And, most importantly, the minute they mention you sound expensive, and they have to go to the ATM to get the money rather than having it ready (even after you quoted them a price; for me, it was a dollar per double-spaced page in Times New Roman and 12-point font), and they give you a printed, single-spaced printout, you want to shut that down and say in the nicest way possible that you probably aren’t the right person for them (rather than the other way around). Don’t negotiate. You are not selling a house, you are selling yourself. Know your worth.

I always give a sample, one-page edit to show what clients can expect. I would never ask someone to pay me otherwise. This is the third time I’ve done a one-page sample edit for someone, and they’ve fallen through. However, another client, who I met through Upwork, had never even seen my work, paid me what I asked for. I think this is why I’ve always bought a car from a lot rather than an individual, as individuals can be flaky, though our first car we purchased for five hundred dollars from an elderly couple, which lasted a couple of years. We saved a ton in car payments.

Remember that you don’t just have to sell yourself to a potential client, but they need to sell themselves to you.  

I’m amazed at how many people are willing to pay four dollars for a cup of coffee but are unwilling to pay to have what is a labor of love (or should be) be the best it could be—something that will last for generations and hopefully be read and enjoyed by many rather than for ten minutes, enjoyed only by you.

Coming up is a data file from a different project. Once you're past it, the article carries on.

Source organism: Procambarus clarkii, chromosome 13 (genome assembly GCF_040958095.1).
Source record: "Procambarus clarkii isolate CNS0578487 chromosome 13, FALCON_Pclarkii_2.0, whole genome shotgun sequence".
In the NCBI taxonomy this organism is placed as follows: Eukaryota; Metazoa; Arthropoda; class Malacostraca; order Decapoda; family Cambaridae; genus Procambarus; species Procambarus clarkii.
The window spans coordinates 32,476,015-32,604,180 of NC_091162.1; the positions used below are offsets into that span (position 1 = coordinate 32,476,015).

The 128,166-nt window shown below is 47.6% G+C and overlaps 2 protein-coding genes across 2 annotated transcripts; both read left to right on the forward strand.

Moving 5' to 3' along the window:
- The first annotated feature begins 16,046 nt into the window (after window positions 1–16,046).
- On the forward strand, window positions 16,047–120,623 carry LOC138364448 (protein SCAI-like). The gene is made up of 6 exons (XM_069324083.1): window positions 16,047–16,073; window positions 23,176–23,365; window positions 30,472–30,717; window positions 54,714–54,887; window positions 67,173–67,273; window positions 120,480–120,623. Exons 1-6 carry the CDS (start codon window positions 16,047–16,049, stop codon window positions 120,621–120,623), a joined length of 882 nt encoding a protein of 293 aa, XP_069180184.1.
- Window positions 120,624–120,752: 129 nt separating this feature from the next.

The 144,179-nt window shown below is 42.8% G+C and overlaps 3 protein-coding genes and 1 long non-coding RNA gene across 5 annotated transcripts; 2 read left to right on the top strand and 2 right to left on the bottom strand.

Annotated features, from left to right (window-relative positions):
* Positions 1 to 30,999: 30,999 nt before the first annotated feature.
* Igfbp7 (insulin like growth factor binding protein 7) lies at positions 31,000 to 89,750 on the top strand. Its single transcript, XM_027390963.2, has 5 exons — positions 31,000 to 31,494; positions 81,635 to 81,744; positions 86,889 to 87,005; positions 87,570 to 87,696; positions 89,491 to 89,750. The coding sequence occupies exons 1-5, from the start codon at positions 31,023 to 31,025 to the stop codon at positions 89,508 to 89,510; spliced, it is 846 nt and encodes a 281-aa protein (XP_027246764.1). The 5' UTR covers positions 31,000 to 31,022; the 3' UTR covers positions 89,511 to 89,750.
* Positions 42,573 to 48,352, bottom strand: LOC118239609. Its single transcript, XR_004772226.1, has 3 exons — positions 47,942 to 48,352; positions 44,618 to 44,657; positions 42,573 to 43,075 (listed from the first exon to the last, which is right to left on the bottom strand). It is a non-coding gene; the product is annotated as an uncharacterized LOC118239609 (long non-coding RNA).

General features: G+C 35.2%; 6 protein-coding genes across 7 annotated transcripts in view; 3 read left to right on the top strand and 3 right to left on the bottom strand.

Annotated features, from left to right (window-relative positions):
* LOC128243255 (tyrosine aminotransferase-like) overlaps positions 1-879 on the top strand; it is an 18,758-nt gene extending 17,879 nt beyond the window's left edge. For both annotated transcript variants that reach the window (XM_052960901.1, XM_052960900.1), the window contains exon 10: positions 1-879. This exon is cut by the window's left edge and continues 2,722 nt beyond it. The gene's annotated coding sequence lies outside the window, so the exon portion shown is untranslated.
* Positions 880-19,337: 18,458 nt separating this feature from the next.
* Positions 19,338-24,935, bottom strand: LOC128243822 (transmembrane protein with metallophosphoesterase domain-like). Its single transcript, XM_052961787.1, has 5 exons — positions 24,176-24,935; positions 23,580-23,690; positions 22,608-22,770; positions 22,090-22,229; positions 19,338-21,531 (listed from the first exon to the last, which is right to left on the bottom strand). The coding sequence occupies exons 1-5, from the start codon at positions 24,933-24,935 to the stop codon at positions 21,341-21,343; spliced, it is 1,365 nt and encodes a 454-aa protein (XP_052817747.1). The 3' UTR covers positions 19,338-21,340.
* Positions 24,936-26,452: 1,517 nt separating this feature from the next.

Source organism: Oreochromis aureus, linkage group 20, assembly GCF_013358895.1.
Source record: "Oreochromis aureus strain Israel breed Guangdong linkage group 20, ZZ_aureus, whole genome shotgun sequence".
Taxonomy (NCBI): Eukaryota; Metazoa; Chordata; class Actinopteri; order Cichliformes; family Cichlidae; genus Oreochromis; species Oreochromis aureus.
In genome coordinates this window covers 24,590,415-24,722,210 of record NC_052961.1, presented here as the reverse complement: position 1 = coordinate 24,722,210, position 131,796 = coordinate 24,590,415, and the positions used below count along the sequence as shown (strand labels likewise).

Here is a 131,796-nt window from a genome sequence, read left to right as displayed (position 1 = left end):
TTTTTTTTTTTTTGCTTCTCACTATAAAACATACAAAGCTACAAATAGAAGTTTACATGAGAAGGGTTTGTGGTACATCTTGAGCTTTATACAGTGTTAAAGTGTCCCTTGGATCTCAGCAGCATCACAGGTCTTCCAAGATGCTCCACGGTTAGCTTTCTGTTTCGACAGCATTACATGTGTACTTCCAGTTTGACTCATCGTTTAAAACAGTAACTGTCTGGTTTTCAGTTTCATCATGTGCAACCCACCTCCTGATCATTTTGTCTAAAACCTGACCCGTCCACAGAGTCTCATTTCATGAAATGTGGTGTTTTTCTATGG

What I Learned from a Memoir Writing Independent Study

2003 (2)

Dad, me, my brother, and Mom (circa 2003)

Memoirs are autobiographies for those who have a story to tell, not for those whose story has been told.

Last year, a friend and coworker from the Writing Lab mentioned that she had taken a memoir writing class. Though I’ve written a few novels, several short stories, and numerous poems, as well as a handful of personal essays, I had never, to my knowledge, written a nonfiction piece that read like a fiction piece, in which I was the protagonist.

My teacher, whom I’d had for Fiction Writing and Careers in Writing, agreed to do an independent study to meet the two-class requirement I needed for financial aid. Despite the pandemic, online options were still limited. 

Though I didn’t get feedback from other students on my pieces (which can be a hit or miss kind of thing), I got feedback from someone who has been doing this awhile—who doesn’t just teach about writing but is a writer herself.